TL;DR: Turns out that Jae-chan can have his own words of wisdom. (And I use too many parentheses.)
One of the many things I appreciate about Park Hye-ryun’s writing is that when she picks a theme for an episode, she goes all in. Episodes 13 and 14 were about handling interpersonal debts, and episodes 15 and 16 were about weighing the cost of someone’s life against devastation and grief. In this I think that Writer Park did a pretty good job of balancing yes, your feelings matter and also justice isn’t about satisfying those feelings.
(Brief side note: It didn’t occur to me until watching the flashbacks in these episodes that if the cop brother is sending envelopes of money to Jae-chan and Seung-won, shouldn’t Hong-joo and her mother be getting them, too? Are they? If they aren’t, will that be explained?)
Personally, I am happy that Hong-joo was the holdout in her anger, both in the past and in the present. Too often female characters aren’t allowed to express rage, or if they do, that anger is portrayed as their first step toward villainy. They’re usually the ones who have to talk men down from the ledge or have to do the Cooldown Hug™ to prevent a man from going overboard. But Hong-joo got to scream that she wanted a stranger to die for the crime of nothing more than being related to the man who killed her father.
(I’m less than thrilled that Jae-chan slapped her for that, even if the later implication was that he wouldn’t have done it if he’d known she was a girl. I would have preferred he just grab her by the collar like he had with the cop brother because then the level of violence would have been equal. As it is, it comes off that he slaps her because he knows he can get away with it when he couldn’t get away with anything more than a collar grab and slam with an adult male.)
Both then and in the present, Hong-joo had to weigh what would satisfy her feelings against what was actually just. It’s great that she had her moment to be tempted by Yoo-beom and his honeyed words about how it was up to her to make sure that Hak-yeong was indicted. Hong-joo’s decisions prove her to be a messy but ultimately good person, and I like that she was presented with that choice.
(Also, several points to Hong-joo’s boss for trusting her judgment call re: Hak-yeong’s police record. I love it when male characters respect female characters’ expertise and judgment. If she says there isn’t a story there, then he believes her because she has proven herself before.)
I find myself liking Jae-chan’s character growth in this show. On the last case, he swooped in and saved his seniors’ asses when they screwed up their investigation—but that still doesn’t mean he knows everything. Dam-dong has really been stepping up into a mentor role for Jae-chan recently which makes me fear for his longevity, and it’s something that Jae-chan needs in the office. I loved that Dam-dong pointed out Jae-chan’s arrogance in assuming he would be the only one to see the truth re: the evidence not fitting Hak-yeong.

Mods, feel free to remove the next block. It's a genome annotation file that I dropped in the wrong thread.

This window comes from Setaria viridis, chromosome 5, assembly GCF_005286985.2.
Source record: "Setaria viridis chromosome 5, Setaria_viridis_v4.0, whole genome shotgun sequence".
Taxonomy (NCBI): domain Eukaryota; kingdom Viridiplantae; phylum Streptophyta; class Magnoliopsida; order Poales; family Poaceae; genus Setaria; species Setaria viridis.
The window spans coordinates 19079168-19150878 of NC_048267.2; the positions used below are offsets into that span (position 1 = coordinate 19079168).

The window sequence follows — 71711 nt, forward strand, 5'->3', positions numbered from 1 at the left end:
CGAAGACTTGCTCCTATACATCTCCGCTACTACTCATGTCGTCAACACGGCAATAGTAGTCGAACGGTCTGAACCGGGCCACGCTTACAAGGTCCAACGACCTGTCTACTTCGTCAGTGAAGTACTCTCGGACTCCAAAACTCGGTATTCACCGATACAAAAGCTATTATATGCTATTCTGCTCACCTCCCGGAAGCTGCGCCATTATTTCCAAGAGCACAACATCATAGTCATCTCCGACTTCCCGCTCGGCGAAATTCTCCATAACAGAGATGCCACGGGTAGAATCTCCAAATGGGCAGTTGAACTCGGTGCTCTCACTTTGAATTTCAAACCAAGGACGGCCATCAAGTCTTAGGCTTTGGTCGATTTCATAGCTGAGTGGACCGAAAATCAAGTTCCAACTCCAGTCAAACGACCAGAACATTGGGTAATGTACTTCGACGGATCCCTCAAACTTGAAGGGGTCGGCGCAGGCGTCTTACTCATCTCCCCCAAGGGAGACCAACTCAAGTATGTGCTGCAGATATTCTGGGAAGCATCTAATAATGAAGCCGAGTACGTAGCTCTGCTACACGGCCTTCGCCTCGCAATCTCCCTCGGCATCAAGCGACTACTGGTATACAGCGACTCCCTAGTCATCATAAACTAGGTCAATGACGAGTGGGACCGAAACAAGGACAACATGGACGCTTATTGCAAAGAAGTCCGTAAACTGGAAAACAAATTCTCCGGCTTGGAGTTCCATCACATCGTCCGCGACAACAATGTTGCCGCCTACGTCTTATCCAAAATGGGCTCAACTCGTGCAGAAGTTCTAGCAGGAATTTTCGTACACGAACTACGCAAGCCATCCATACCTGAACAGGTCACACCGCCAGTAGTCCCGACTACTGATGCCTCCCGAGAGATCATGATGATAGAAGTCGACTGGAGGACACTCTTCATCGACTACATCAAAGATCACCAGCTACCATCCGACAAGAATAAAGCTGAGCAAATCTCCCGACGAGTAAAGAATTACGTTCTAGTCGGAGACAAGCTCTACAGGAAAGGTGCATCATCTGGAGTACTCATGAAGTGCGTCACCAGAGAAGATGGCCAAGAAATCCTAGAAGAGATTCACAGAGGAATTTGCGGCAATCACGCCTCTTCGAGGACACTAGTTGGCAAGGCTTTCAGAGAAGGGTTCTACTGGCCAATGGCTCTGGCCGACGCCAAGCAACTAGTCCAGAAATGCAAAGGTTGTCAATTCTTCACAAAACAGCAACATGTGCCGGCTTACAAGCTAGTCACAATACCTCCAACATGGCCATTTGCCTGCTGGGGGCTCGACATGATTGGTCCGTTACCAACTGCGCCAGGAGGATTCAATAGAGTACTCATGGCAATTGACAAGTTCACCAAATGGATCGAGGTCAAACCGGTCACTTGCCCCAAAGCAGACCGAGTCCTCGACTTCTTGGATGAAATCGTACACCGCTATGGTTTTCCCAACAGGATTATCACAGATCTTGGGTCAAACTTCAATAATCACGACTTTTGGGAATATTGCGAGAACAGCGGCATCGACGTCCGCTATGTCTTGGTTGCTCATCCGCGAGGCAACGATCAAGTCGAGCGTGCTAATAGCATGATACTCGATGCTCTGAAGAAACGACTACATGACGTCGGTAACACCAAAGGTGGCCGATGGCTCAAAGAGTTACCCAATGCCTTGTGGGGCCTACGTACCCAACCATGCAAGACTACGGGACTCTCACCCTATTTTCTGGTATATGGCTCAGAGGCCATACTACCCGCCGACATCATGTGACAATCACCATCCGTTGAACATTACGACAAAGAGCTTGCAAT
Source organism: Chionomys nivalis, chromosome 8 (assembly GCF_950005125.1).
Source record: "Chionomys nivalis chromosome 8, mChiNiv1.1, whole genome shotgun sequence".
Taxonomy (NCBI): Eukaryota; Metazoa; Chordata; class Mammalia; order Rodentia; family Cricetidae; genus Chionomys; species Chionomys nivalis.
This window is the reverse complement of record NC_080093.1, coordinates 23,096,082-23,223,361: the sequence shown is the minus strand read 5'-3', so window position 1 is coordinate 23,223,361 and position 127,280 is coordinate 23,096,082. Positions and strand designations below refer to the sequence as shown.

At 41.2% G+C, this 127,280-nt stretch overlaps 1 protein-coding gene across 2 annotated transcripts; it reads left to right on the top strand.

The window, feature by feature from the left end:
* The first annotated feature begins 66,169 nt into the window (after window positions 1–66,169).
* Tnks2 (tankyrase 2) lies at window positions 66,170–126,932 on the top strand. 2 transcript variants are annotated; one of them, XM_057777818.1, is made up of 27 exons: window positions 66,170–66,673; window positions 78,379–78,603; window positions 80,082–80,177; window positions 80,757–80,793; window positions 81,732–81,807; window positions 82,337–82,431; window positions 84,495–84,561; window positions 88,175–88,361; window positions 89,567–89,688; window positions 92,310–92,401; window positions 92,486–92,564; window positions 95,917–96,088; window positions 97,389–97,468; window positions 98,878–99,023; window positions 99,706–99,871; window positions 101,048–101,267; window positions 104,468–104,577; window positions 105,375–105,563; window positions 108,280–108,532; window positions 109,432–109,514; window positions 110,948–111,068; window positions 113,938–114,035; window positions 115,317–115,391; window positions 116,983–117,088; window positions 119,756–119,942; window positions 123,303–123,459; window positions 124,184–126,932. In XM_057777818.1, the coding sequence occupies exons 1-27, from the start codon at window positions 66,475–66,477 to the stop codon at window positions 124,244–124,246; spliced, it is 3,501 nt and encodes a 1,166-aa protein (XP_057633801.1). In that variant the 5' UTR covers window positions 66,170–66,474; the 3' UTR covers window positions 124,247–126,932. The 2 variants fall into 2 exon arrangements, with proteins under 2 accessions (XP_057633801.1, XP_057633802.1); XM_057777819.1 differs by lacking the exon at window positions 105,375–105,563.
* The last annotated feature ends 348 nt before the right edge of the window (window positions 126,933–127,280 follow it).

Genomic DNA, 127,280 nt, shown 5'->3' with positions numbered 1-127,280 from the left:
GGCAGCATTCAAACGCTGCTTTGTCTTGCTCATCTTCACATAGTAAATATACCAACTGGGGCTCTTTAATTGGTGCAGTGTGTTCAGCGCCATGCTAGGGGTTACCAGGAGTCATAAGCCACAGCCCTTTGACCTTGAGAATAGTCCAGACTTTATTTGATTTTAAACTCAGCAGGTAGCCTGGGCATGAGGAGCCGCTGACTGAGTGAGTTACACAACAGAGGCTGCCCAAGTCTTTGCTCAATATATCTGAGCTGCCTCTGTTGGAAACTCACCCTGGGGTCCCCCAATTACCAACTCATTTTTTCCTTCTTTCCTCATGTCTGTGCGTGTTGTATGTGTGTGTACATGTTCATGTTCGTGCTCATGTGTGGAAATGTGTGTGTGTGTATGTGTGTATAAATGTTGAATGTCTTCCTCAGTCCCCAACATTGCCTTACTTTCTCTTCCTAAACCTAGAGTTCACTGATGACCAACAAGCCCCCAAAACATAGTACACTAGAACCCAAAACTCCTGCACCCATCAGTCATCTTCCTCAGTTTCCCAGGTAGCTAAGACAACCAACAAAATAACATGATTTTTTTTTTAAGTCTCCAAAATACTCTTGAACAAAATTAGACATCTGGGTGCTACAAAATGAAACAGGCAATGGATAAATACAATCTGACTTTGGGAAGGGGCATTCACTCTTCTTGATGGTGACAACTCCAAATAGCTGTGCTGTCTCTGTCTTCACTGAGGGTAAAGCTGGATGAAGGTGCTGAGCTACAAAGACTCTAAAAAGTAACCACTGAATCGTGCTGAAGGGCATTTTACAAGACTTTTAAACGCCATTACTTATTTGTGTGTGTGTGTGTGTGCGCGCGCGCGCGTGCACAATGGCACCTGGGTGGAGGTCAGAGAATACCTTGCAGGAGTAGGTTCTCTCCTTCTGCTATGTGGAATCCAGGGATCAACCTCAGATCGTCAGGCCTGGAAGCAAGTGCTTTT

It made me very happy that Jae-chan went to each of his seniors and (politely! to Hui-min! THANK GOD) asked that they observe his interview with Woo-tak. Sure, it was definitely a manipulation tactic on his end, but it also demonstrated a lot of trust. Despite the wrong foot they got off on, Jae-chan believed that his seniors could come to the same conclusion with regards to the lack of evidence and would back him on his decision to let Hak-yeong go. It was such a grown-up move, and I’m glad it was rewarded with them agreeing that he made the right choice.
Similarly, that trust paid off with him in his conversation with Hong-joo. His confession to her was so sweet—that he liked her, enough that he hated that he was going to disappoint her by releasing Hak-yeong. Jae-chan took the time to explain to her why he was making this particular call, and why it was in the best interest of justice. Even though she didn’t directly respond to his confession, she did give him a twisty-tie that conveniently demonstrates her ring size, which seems like a pretty damn good indication of her feelings, though Jae-chan hasn’t realized that yet.
Good luck on surviving the stabbing.
I enjoyed seeing our main trio at odds in this episode, at least when it came to the case of the week. (Yes, I’m annoyed that Jae-chan blocked the hug, and I am also a little annoyed at the implication that this is turning into an unrequited love triangle on Woo-tak’s part. JUST LET MEN AND WOMEN BE FRIENDS SOMETIMES OKAY.) Stories where the good guys take opposite sides can be really engaging when they’re handled well, and I liked that Woo-tak had taken the position that Hak-yeong was innocent while Jae-chan and Hong-joo were initially on the guilty side.
The shift in tone between Woo-tak and Hak-yeong in these episodes was surprising. Last time we left off, Hak-yeong was far more menacing, but these episodes softened him quite a bit. His crying and desperation for Woo-tak to believe him, and then the reveal that Woo-tak knew Hak-yeong’s mother, coupled with the fact that Hak-yeong turned himself in thanks to Woo-tak’s persuasion, has me hoping that there’s something more than friendship here. (BECAUSE MEN CAN BE ROMANTICALLY INVOLVED WITH OTHER MEN OKAY.) But the fact I haven’t heard anything about that being confirmed means I shouldn’t even entertain the idea of it happening. *sighs*
I hope that the conclusion to Hak-yeong’s story means that we’ll find out what Woo-tak’s secret is. (Good job on Hong-joo for keeping the fact that there is a secret private, by the way.) In contrast to Hong-joo and Jae-chan, we still know very little about him even though we’ve reached the halfway point in the show. It would be such a waste of his character if we don’t get to know more about him.
By the Numbers
- Dreams: 2
- Missing shoes: 1
- Slammed drinks: 2
- Bechdel Test: 9 episodes* passed
- (Yes, I’m counting mini-episodes separately.)